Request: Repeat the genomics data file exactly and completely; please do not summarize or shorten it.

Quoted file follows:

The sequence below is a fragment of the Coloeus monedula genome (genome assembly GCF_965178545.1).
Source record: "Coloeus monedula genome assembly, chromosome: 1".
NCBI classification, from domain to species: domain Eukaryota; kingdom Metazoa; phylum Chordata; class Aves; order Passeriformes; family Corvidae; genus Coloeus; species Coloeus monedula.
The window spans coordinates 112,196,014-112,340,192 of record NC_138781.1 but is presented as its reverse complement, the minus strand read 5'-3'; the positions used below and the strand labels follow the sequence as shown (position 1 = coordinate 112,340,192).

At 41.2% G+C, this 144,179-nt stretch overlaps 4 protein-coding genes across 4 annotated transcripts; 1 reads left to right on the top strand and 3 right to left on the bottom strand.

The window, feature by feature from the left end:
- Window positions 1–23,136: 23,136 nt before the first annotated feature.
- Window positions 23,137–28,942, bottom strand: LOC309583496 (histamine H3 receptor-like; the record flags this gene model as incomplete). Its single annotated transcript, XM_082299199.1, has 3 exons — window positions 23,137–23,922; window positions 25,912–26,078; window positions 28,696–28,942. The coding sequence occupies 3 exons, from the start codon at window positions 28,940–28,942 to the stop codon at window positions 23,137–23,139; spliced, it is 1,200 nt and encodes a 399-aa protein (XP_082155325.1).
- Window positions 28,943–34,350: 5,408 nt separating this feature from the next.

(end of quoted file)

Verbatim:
The sequence below is a fragment of the Coloeus monedula genome (genome assembly GCF_965178545.1).
Source record: "Coloeus monedula genome assembly, chromosome: 1".
NCBI classification, from domain to species: domain Eukaryota; kingdom Metazoa; phylum Chordata; class Aves; order Passeriformes; family Corvidae; genus Coloeus; species Coloeus monedula.
The window spans coordinates 112,196,014-112,340,192 of record NC_138781.1 but is presented as its reverse complement, the minus strand read 5'-3'; the positions used below and the strand labels follow the sequence as shown (position 1 = coordinate 112,340,192).

At 41.2% G+C, this 144,179-nt stretch overlaps 4 protein-coding genes across 4 annotated transcripts; 1 reads left to right on the top strand and 3 right to left on the bottom strand.

The window, feature by feature from the left end:
- Window positions 1–23,136: 23,136 nt before the first annotated feature.
- Window positions 23,137–28,942, bottom strand: LOC309583496 (histamine H3 receptor-like; the record flags this gene model as incomplete). Its single annotated transcript, XM_082299199.1, has 3 exons — window positions 23,137–23,922; window positions 25,912–26,078; window positions 28,696–28,942. The coding sequence occupies 3 exons, from the start codon at window positions 28,940–28,942 to the stop codon at window positions 23,137–23,139; spliced, it is 1,200 nt and encodes a 399-aa protein (XP_082155325.1).
- Window positions 28,943–34,350: 5,408 nt separating this feature from the next.